L III

Figure 17 Intracranial administration of NGF-loaded, PLGA-based microparticles in rats: (A) Microscopic picture of the septal area 2 weeks upon microparticle injection, NGF immunostaining (scale bar = 500 ^.m); (B) adjacent section stained with AchE histochemistry (* = microparticles). Note the apparently healthy neurons in contact with the microspheres (scale bar = 200 ^m); (C) percentage of surviving cholinergic neurons stained by AchE histochemistry (compared to the contralateral, intact side) after 2 and 6 weeks upon microparticle administration (drug-free or NGF-loaded systems as indicated in the figure; a control group without microparticle injection is included for reasons of comparison) Abbreviations: HDBV, horizontal limb of the diagonal band of Broca; MS, medial septal nucleus; VDBD, vertical limb of the diagonal band of Broca. Source: From Ref. 79.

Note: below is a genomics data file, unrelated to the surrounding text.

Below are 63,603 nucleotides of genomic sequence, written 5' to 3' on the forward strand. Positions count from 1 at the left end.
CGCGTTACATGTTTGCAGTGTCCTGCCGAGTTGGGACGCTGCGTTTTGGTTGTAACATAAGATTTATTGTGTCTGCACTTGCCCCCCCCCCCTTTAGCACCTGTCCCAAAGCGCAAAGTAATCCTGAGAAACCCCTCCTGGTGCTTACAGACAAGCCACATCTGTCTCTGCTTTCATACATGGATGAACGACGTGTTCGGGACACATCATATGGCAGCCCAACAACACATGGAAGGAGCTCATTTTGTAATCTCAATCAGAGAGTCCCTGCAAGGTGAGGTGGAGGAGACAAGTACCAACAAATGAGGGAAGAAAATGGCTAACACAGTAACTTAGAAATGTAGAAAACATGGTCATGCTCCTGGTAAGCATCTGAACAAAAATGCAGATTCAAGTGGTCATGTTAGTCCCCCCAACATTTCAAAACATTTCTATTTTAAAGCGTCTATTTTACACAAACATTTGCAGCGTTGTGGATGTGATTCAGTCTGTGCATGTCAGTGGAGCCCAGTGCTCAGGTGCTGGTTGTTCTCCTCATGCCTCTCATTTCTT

specific astro- and micro-glial reaction around the microspheres, which was similar for drug-loaded and drug-free devices. Importantly, no neuronal toxicity was observed and healthy appearing neurons were visible that were in direct contact with the microparticles. In the non-treated control group, the percentage of axotomized surviving neurons (compared to the contralateral, intact side) was 31(±2)% and 27(±1)% at t = 2 and 6 weeks, respectively (Fig. 17C, white bars). Drug-free microparticles exhibited neither protective nor toxic effects for the neurons: The percentage of surviving neurons after 2 and 6 weeks was equal to 40(±9)% and 39(±6)%, respectively (gray bars in Fig. 17C). Importantly, the NGF-loaded, controlled release microparticles could significantly increase the survival rate of the neurons: up to 66(±9)% and 61(±5)% after 2 and 6 weeks, respectively (Fig. 17C, black bars). Thus, this type of biodegradable microparticles is able to release sufficient amounts of bioactive NGF in a time-controlled manner into the brain tissue to limit the lesion-induced disappearance of cholinergic neurons.